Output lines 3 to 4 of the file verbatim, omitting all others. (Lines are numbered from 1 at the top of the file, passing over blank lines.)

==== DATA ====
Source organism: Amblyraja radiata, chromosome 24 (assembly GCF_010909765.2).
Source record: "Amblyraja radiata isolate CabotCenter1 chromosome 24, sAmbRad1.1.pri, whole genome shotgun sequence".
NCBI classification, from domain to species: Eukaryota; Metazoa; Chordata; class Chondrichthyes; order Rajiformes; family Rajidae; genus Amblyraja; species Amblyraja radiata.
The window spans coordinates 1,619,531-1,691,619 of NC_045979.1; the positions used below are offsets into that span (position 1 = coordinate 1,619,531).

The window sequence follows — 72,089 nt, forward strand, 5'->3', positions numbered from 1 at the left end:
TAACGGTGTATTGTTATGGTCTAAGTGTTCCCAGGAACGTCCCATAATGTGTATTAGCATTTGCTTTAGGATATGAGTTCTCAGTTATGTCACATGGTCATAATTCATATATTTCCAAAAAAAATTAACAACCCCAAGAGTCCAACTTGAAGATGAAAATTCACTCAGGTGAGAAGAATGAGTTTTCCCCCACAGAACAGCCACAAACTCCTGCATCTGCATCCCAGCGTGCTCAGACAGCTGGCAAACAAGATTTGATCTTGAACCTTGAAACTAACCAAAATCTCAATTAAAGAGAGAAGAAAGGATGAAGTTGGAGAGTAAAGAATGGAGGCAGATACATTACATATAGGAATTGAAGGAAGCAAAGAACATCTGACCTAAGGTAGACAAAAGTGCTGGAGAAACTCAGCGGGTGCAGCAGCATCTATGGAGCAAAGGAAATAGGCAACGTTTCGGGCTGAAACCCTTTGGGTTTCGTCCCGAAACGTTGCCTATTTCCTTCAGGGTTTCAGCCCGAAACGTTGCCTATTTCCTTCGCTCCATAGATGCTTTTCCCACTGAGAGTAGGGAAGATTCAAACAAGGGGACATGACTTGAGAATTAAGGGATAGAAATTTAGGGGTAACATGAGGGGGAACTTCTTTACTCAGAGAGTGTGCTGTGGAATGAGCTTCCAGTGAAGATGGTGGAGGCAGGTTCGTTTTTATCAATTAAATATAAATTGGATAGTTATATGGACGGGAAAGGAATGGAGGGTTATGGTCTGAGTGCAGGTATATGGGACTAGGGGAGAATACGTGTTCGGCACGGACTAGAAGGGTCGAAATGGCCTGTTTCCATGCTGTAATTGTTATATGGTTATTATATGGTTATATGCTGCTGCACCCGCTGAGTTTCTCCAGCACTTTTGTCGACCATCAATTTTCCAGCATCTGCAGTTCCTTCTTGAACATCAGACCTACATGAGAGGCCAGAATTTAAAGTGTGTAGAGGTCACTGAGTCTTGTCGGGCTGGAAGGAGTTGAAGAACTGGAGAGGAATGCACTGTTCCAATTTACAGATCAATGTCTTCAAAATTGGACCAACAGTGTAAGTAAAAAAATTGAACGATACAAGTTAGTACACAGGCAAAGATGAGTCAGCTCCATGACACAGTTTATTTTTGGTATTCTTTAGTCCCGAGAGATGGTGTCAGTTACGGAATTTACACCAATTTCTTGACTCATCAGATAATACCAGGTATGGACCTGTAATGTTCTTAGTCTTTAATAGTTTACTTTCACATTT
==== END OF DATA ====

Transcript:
NCBI classification, from domain to species: Eukaryota; Metazoa; Chordata; class Chondrichthyes; order Rajiformes; family Rajidae; genus Amblyraja; species Amblyraja radiata.
The window spans coordinates 1,619,531-1,691,619 of NC_045979.1; the positions used below are offsets into that span (position 1 = coordinate 1,619,531).